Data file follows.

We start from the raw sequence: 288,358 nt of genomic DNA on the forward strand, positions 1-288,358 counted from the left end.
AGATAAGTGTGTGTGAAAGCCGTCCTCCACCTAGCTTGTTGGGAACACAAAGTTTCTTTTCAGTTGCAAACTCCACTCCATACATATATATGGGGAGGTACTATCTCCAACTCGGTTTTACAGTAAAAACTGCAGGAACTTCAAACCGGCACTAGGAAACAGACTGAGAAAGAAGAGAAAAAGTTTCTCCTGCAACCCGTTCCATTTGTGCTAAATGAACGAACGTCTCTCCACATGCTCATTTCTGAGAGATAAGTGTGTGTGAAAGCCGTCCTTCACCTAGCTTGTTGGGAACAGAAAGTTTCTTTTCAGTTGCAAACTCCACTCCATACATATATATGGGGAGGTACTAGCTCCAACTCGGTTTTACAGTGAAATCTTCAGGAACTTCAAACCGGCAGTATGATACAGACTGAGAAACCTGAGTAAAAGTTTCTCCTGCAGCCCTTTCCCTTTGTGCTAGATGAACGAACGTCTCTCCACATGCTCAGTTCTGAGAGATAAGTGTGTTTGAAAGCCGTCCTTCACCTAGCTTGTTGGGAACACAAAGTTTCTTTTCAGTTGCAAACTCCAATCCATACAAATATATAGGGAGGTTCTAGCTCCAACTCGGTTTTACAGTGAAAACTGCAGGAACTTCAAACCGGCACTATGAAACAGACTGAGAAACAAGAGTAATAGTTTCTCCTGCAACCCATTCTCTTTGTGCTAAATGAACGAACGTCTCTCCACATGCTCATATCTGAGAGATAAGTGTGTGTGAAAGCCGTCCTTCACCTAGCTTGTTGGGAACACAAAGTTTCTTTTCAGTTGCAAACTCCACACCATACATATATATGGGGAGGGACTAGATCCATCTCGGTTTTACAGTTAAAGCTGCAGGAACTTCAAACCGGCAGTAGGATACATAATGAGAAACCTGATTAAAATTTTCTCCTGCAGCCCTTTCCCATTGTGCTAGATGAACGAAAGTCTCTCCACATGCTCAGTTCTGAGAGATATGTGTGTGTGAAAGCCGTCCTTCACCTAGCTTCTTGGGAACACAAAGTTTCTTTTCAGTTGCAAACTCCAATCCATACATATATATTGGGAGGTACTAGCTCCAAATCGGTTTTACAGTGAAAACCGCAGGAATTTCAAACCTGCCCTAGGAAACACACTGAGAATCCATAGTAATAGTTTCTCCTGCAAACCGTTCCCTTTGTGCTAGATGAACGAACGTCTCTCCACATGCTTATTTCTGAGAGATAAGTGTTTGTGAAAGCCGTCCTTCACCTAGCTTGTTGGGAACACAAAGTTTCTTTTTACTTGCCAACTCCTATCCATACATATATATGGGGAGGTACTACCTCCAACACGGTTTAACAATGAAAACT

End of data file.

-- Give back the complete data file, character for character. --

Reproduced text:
We start from the raw sequence: 288,358 nt of genomic DNA on the forward strand, positions 1-288,358 counted from the left end.
AGATAAGTGTGTGTGAAAGCCGTCCTCCACCTAGCTTGTTGGGAACACAAAGTTTCTTTTCAGTTGCAAACTCCACTCCATACATATATATGGGGAGGTACTATCTCCAACTCGGTTTTACAGTAAAAACTGCAGGAACTTCAAACCGGCACTAGGAAACAGACTGAGAAAGAAGAGAAAAAGTTTCTCCTGCAACCCGTTCCATTTGTGCTAAATGAACGAACGTCTCTCCACATGCTCATTTCTGAGAGATAAGTGTGTGTGAAAGCCGTCCTTCACCTAGCTTGTTGGGAACAGAAAGTTTCTTTTCAGTTGCAAACTCCACTCCATACATATATATGGGGAGGTACTAGCTCCAACTCGGTTTTACAGTGAAATCTTCAGGAACTTCAAACCGGCAGTATGATACAGACTGAGAAACCTGAGTAAAAGTTTCTCCTGCAGCCCTTTCCCTTTGTGCTAGATGAACGAACGTCTCTCCACATGCTCAGTTCTGAGAGATAAGTGTGTTTGAAAGCCGTCCTTCACCTAGCTTGTTGGGAACACAAAGTTTCTTTTCAGTTGCAAACTCCAATCCATACAAATATATAGGGAGGTTCTAGCTCCAACTCGGTTTTACAGTGAAAACTGCAGGAACTTCAAACCGGCACTATGAAACAGACTGAGAAACAAGAGTAATAGTTTCTCCTGCAACCCATTCTCTTTGTGCTAAATGAACGAACGTCTCTCCACATGCTCATATCTGAGAGATAAGTGTGTGTGAAAGCCGTCCTTCACCTAGCTTGTTGGGAACACAAAGTTTCTTTTCAGTTGCAAACTCCACACCATACATATATATGGGGAGGGACTAGATCCATCTCGGTTTTACAGTTAAAGCTGCAGGAACTTCAAACCGGCAGTAGGATACATAATGAGAAACCTGATTAAAATTTTCTCCTGCAGCCCTTTCCCATTGTGCTAGATGAACGAAAGTCTCTCCACATGCTCAGTTCTGAGAGATATGTGTGTGTGAAAGCCGTCCTTCACCTAGCTTCTTGGGAACACAAAGTTTCTTTTCAGTTGCAAACTCCAATCCATACATATATATTGGGAGGTACTAGCTCCAAATCGGTTTTACAGTGAAAACCGCAGGAATTTCAAACCTGCCCTAGGAAACACACTGAGAATCCATAGTAATAGTTTCTCCTGCAAACCGTTCCCTTTGTGCTAGATGAACGAACGTCTCTCCACATGCTTATTTCTGAGAGATAAGTGTTTGTGAAAGCCGTCCTTCACCTAGCTTGTTGGGAACACAAAGTTTCTTTTTACTTGCCAACTCCTATCCATACATATATATGGGGAGGTACTACCTCCAACACGGTTTAACAATGAAAACT